Ethnic Consciousness Seen Through the Letters: Khara-Khoto and Western Xia Characters
Discovery of Khara-Khoto Unravels the Mystery of an Ancient Dynasty
Aproximately 80 kilometers north of Beijing, near the most-visited part of the Great Wall, is the legendary Juyong Pass (居庸關), Standing at the pass is the Crossing Street Tower(1). The Tower is also called “Cloud Platform,”as there once stood three white towers on top of it. The three towers were destroyed in the transitional period between the Yuan Dynasty and the Ming Dynasty and today only the platform remains. The origin and history of the tower are written on the walls of both sides of the arched door of the platoform in six different scripts. Five of the six scripts were long ago identified as Sanskrit, Tibetan, Phags-pa, Uighur, and Chinese, but the last script remained a mystery.
This mystery was finally solved in the 19th century when the French Orientalist Gabriel Devéria figured out that it was the Western Xia (Xi Xia, Hsi Hsia, 西夏) language. The Juyong Pass had been built in 1345—a date not all that long ago considering the long history of China—and so one wonders how it came to pass that this one language had been so completely forgotten?
The Western Xia language was created by the Western Xia Dynasty (1032-1227), which ruled over the northwestern part of China (today’s Ningxia, Gansu, and Inner Mongolia Provinces). The empire was established by the Tanguts and thrived, like other nomadic empires, such as the Khitan and Jurchen Empires (Liao and Jin Dynasties), around the time of the Song Dynasty. It was later overthrown by the Mongols under Genghis Khan.
During the period of the Yuan Dynasty, the histories of the Liao, the Jin and the Song were compiled as Three Historiographies of the Yuan Dynasty. However, the history of Western Xia Dynasty was not compiled, nor was the Western Xia language all but rarely recorded in documents. But the scriptcarved on the wall of central door of the platform is clear evidence that some people at least were still able to read and write the Western Xia language even 100 years after the dynasty had collapsed. As time went by, however, the number of people who understood the language declined, and finally no one was left who could recognize it any more.
A major archeological discovery turned things around. In the early 20th century, the Russian explorer Pyotr Kuz'mich Kozlov found the ruins of Khara-Khoto, which literally means “black city” in Mongolian.
Kozlov had come to Mongolia from Russia in 1907, intending to explore Mongolia and Sichuan. There local people informed him of a terrifying ruined city which was believed to be cursed and haunted. Intrigued by the story, Kozlov visited the ruins of Khara-Khoto located to the east of the lower reaches of the Edsin-Gol River （Photo(2), Map(3)). He discovered in the ruins Buddhist statues, Buddhist paintings, coins, and 30-odd books written in a mysterious language. Not knowing when and which people compiled the manuscripts, Kozlov sent his findings to the Russian Academy of Sciences. Later they were revealed to be important remains of the Western Xia Dynasty. On his way home from another site, he revisited the site in 1909, and collected a great number of Western Xia relics, including more than 2,000 documents and about 300 Buddhist paintings.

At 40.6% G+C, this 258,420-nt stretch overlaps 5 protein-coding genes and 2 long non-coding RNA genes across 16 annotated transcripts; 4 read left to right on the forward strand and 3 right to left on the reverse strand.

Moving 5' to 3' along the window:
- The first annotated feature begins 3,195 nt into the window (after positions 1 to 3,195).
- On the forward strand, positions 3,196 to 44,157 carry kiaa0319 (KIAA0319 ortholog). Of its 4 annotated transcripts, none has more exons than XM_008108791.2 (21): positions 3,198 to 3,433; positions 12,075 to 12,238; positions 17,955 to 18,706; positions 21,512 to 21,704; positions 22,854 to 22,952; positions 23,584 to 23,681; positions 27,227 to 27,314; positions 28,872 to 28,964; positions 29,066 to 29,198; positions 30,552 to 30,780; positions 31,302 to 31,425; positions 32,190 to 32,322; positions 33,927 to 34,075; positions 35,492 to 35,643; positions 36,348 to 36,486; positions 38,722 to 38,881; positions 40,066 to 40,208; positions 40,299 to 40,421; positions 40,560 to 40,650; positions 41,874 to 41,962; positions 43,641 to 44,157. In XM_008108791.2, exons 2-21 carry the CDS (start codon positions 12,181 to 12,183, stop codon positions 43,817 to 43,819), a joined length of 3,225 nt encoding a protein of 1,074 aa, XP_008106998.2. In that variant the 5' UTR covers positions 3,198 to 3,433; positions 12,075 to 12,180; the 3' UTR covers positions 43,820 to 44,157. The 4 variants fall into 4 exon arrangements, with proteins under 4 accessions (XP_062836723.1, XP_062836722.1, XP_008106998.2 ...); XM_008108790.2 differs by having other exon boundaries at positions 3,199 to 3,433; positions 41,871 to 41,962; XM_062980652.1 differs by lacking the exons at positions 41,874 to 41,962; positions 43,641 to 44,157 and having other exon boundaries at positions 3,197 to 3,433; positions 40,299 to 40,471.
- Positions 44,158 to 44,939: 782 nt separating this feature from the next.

Kozlov’s findings dramatically helped develop the study of the Xi Xia Dynasty as the documents found at Kara-Khoto revealed many unknowns facts about Western Xia society and its culture. Therefore, it was the excavations at Khara-Khoto--, Kozlov's greatest achievement-- which brought about the decisive turning point in Western Xia studies.
The Ruins and Relics of Khara-Khoto
During the period of the Western Xia Dynasty, Khara-Khoto was known as “Heishuicheng,” which literally means, “Black Water Town.” The remaining town walls are 421 meters from north to west and 374 meters from north to south （Sketch Plan of Ruined Town of Khara-Khoto(4). Gates, about 5.5 meters wide, lead through the western and eastern wall faces, each protected by a rectangular outwork. The town walls were defended by big circular bastions at the four corners and by rectangular bastions (馬面, literally “horse-face”) along the side at regular intervals; four on the western and eastern faces, six on the north, and five on the south.
Although it was Kozlov who made the most contributions to uncovering and studying the ruins, the British archaeologist Marc Aurel Stein also visited Khara-Khoto during his third Central Asian expedition in 1917, six years after Kozlov. Stein surveyed the area for eight days and compiled his research results in chapter 13 of his first volume of Innermost Asia, which included his sketch plan of site of Khara-Khoto(5) and pictures of the excavated antiquities.
Stein made some remarkable discoveries at Khara-Khoto, though he could only see those items left behind by Kozlov. Most of the documents Stein gathered were fragments. For example, among the Chinese manuscripts, he found nine documents dated between 1290 and 1366. These records proved that Khara-Khoto had long been inhabited until the period of the Yuan Dynasty (1271-1368) even after the fall of Western Xia Dynasty. This fact was verified again by the survey proceeded by Inner Mongolia Institute of Cultural Relics and Archaeology (内蒙古文物考古研究所) and Cultural Relics Station of Alashan (阿拉善盟文物工作站) in 1983 and 1984. Through these surveys, it was found that the small square town of 238 meters long had been built in Western Xia period and had been expanded to the west and south, as we see today, during the Yuan period.